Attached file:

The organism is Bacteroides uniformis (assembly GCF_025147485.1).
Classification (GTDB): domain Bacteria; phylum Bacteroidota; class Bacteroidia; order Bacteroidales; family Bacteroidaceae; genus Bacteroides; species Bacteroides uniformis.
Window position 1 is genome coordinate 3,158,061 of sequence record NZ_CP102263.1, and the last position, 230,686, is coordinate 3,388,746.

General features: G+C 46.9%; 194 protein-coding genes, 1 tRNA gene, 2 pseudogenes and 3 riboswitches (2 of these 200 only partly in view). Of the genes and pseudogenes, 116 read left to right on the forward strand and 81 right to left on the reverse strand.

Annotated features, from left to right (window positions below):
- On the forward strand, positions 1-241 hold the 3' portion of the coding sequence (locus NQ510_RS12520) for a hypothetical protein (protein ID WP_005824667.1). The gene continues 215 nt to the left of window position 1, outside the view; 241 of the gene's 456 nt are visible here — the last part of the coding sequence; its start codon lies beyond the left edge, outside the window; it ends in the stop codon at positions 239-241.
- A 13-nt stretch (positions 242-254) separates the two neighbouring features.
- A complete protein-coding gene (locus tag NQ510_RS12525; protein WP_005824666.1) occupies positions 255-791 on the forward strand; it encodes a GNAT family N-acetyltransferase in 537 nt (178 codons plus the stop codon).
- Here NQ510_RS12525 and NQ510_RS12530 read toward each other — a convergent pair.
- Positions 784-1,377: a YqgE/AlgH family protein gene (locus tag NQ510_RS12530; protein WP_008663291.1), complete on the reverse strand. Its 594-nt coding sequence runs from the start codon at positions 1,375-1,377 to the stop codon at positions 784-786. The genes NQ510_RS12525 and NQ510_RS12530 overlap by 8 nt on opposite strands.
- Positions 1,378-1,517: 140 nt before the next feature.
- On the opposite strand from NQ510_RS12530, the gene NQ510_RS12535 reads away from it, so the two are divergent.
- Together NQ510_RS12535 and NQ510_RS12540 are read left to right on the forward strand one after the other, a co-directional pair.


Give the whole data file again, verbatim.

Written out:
The organism is Bacteroides uniformis (assembly GCF_025147485.1).
Classification (GTDB): domain Bacteria; phylum Bacteroidota; class Bacteroidia; order Bacteroidales; family Bacteroidaceae; genus Bacteroides; species Bacteroides uniformis.
Window position 1 is genome coordinate 3,158,061 of sequence record NZ_CP102263.1, and the last position, 230,686, is coordinate 3,388,746.

General features: G+C 46.9%; 194 protein-coding genes, 1 tRNA gene, 2 pseudogenes and 3 riboswitches (2 of these 200 only partly in view). Of the genes and pseudogenes, 116 read left to right on the forward strand and 81 right to left on the reverse strand.

Annotated features, from left to right (window positions below):
- On the forward strand, positions 1-241 hold the 3' portion of the coding sequence (locus NQ510_RS12520) for a hypothetical protein (protein ID WP_005824667.1). The gene continues 215 nt to the left of window position 1, outside the view; 241 of the gene's 456 nt are visible here — the last part of the coding sequence; its start codon lies beyond the left edge, outside the window; it ends in the stop codon at positions 239-241.
- A 13-nt stretch (positions 242-254) separates the two neighbouring features.
- A complete protein-coding gene (locus tag NQ510_RS12525; protein WP_005824666.1) occupies positions 255-791 on the forward strand; it encodes a GNAT family N-acetyltransferase in 537 nt (178 codons plus the stop codon).
- Here NQ510_RS12525 and NQ510_RS12530 read toward each other — a convergent pair.
- Positions 784-1,377: a YqgE/AlgH family protein gene (locus tag NQ510_RS12530; protein WP_008663291.1), complete on the reverse strand. Its 594-nt coding sequence runs from the start codon at positions 1,375-1,377 to the stop codon at positions 784-786. The genes NQ510_RS12525 and NQ510_RS12530 overlap by 8 nt on opposite strands.
- Positions 1,378-1,517: 140 nt before the next feature.
- On the opposite strand from NQ510_RS12530, the gene NQ510_RS12535 reads away from it, so the two are divergent.
- Together NQ510_RS12535 and NQ510_RS12540 are read left to right on the forward strand one after the other, a co-directional pair.